Not long after Tiger's wing angle change Dwight decided there would be an advantage to having me in house for any projects he wanted to do. I worked typically one week in Gilroy, then one week in my machine shop in Bakersfield, Gilroy then Bakersfield.
                          Last edited by BellCobraIV; 04-24-2024, 09:23 AM.
                          John Slack

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                          • Stiletto was my favorite Mustang. Since it was made up from parts and so custom it was ashame that they tore it down to make a TF. Johnson's airplane was pretty cool for the time. Prop blades that were short, home made exhaust stacks. The air exits for the radiators on top of the wing were fairly crude compared to Stiletto's, and it's still around.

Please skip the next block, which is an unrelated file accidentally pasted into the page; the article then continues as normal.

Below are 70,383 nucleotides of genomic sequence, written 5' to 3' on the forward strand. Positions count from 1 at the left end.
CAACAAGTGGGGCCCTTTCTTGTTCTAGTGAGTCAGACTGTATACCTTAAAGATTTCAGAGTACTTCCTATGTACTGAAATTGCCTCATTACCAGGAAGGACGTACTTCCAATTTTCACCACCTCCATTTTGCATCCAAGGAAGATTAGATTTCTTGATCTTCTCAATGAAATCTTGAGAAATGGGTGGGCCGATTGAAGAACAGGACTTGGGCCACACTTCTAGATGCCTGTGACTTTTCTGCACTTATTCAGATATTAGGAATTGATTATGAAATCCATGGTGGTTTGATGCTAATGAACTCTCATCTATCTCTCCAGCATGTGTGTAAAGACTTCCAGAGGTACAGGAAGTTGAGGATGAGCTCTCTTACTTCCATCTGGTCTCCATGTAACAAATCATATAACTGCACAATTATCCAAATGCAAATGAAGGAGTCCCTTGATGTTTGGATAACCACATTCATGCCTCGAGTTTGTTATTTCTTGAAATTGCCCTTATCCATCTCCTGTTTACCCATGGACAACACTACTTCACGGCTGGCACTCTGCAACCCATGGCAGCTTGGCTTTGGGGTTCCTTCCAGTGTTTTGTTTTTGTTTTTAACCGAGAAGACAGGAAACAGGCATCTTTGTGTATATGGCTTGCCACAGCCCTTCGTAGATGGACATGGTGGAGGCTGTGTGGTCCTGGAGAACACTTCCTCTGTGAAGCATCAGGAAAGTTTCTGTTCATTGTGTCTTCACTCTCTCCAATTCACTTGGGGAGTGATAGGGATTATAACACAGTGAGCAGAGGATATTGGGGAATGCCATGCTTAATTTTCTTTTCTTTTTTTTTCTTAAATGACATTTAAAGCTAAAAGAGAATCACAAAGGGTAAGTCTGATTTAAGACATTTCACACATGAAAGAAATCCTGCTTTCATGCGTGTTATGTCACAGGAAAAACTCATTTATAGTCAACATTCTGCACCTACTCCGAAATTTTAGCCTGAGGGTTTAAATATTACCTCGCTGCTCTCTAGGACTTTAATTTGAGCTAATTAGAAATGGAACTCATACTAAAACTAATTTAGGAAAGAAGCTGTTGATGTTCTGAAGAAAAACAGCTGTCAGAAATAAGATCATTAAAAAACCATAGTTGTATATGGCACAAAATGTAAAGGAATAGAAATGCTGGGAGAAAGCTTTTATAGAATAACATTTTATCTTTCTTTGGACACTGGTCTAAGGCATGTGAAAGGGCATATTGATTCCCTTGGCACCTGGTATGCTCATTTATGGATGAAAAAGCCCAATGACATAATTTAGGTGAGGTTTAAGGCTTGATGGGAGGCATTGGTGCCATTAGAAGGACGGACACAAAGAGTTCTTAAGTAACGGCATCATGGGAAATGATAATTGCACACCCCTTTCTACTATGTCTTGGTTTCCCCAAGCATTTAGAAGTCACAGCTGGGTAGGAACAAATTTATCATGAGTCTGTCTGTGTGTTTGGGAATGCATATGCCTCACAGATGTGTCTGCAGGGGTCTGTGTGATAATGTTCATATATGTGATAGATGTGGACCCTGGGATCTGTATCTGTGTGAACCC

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                            • Can you imagine how much it would COST (in the current economy)to run a program, or even attempt a program like Stiletto now?
                              Eddie's Airplane Patch-Birthplace of the "Sonic Boom".......and I'm reminded every friggin' day!

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                              • The original drawings for the wing modifications on Stiletto were in a drawer in the back section of the Zeuschel shop. In those drawings the flaps were.supposed to be ducted, with the exit air going straight through the flap and out the back. Stiletto was another airplane that should have been able to be preserved as it was supposed to be. Yes, it was turned into a TF, but big deal it's not a racer anymore. Very sad. Sometimes when your in the pits fighting your own monster and it's issues it is easy to look across the ramp and see/respect what the other guys have made. I always respected Stiletto it was a beautiful effort. "Clone This!" lettered on the wingtip up at "Z's during the build.
                                John Slack